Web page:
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The Biasing Health Halos of Fast–Food Restaurant Claims: Lower Calorie Estimates and Higher Side–Dish Consumption Intentions

Chandon, Pierre and Brian Wansink (2007). The Biasing Health Halos of Fast Food Restaurant Health Claims: Lower Calorie Estimates and Higher Side–Dish Consumption Intentions. Journal of Consumer Research, 34(3) 301–314.

As the popularity of healthier menus increases, so does the weight of many Americans. We propose that the American obesity paradox is due to the "health halo" effect, in which consumers believe that meals advertised as healthier have fewer calories, and compensate by choosing higher calorie drinks, desserts, and side dishes. To test this hypothesis, we asked 193 consumers at McDonald's and 127 consumers at Subway who had just finished eating a meal consisting of a sandwich, soft drink, and side order to estimate the caloric content of their meals.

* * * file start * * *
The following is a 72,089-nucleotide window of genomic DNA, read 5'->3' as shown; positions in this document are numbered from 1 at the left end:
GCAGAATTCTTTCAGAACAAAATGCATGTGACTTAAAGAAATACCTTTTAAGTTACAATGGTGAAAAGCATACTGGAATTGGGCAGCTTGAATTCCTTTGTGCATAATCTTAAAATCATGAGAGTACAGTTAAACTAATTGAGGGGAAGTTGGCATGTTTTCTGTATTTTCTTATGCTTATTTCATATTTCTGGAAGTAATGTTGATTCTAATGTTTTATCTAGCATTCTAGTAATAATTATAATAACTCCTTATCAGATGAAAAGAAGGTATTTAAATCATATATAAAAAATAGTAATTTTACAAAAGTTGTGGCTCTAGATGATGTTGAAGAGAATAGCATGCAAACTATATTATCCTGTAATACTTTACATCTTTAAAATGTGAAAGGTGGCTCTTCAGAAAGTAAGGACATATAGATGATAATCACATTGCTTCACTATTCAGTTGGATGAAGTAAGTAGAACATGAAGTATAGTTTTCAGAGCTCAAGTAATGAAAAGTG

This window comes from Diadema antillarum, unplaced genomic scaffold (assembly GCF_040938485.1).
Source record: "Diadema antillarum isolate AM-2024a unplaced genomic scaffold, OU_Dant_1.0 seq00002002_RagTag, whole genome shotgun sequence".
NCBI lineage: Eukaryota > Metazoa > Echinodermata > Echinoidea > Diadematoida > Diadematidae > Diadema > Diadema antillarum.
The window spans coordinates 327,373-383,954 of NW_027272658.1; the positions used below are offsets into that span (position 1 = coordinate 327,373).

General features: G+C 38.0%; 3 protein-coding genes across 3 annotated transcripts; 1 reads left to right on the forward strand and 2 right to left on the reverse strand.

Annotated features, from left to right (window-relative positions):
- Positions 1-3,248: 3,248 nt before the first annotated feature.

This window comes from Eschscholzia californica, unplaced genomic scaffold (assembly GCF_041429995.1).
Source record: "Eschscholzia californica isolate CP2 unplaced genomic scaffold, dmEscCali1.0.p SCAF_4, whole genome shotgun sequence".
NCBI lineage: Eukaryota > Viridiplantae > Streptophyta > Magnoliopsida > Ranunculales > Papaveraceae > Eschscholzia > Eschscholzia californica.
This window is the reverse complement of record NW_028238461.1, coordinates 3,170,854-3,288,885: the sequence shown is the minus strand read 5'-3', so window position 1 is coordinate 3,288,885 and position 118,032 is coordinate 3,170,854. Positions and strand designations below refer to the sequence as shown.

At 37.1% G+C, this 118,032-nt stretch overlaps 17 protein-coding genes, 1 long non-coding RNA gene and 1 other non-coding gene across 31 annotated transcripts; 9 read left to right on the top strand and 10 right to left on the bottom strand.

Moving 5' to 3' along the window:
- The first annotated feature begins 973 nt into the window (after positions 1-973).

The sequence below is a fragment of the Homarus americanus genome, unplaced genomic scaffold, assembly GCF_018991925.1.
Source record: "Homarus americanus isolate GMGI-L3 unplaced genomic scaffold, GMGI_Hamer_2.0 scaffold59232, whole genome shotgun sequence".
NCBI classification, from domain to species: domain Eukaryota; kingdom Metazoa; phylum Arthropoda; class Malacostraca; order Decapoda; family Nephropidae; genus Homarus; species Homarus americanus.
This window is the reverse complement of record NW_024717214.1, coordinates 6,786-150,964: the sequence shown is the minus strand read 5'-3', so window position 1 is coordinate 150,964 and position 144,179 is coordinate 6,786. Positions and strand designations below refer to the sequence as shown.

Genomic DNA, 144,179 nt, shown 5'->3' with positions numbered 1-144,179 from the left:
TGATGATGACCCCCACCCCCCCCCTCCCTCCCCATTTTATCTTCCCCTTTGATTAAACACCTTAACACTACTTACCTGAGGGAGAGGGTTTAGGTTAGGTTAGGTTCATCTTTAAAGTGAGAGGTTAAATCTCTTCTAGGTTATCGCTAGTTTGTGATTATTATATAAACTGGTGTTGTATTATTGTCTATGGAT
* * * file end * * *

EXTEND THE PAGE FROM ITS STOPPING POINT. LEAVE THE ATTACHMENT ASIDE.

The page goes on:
These participants indicated that they considered Subway meals to be significantly healthier than McDonald's meals. The participants believed that a 1,000–calorie Subway meal contains 21.3% less calories than a 1,000–calorie McDonald's meal. A follow–up study of 316 participants who regularly consumed McDonald's or Subway also indicated that consumers believe McDonald's food is overall higher in calories compared to Subway. In a third study, undergraduates were given either a coupon for either a Subway sandwich or a McDonald's sandwich and asked to select what sizes and types of drinks and side dishes they would order with their sandwich. The Subway sandwich contained more calories than the McDonald's meal, yet the total meal's calories were significantly lower for McDonald's meals. A fourth follow–up study with 210 undergraduates offered generic fast food products instead of brand names and asked questions on the health content of these foods, proving that the health halo results were not skewed by the brand names of Subway and McDonald's. In total, these four studies confirmed our health halo hypothesis; consumers chose beverages, side dishes and desserts containing up to 131% more calories when the main dish was positioned as "healthy," even though the main dish contained more calories than the "unhealthy option". These results explain the American obesity paradox and can guide innovative strategies and policies for consumers, marketers, and policy makers looking to minimize obesity.

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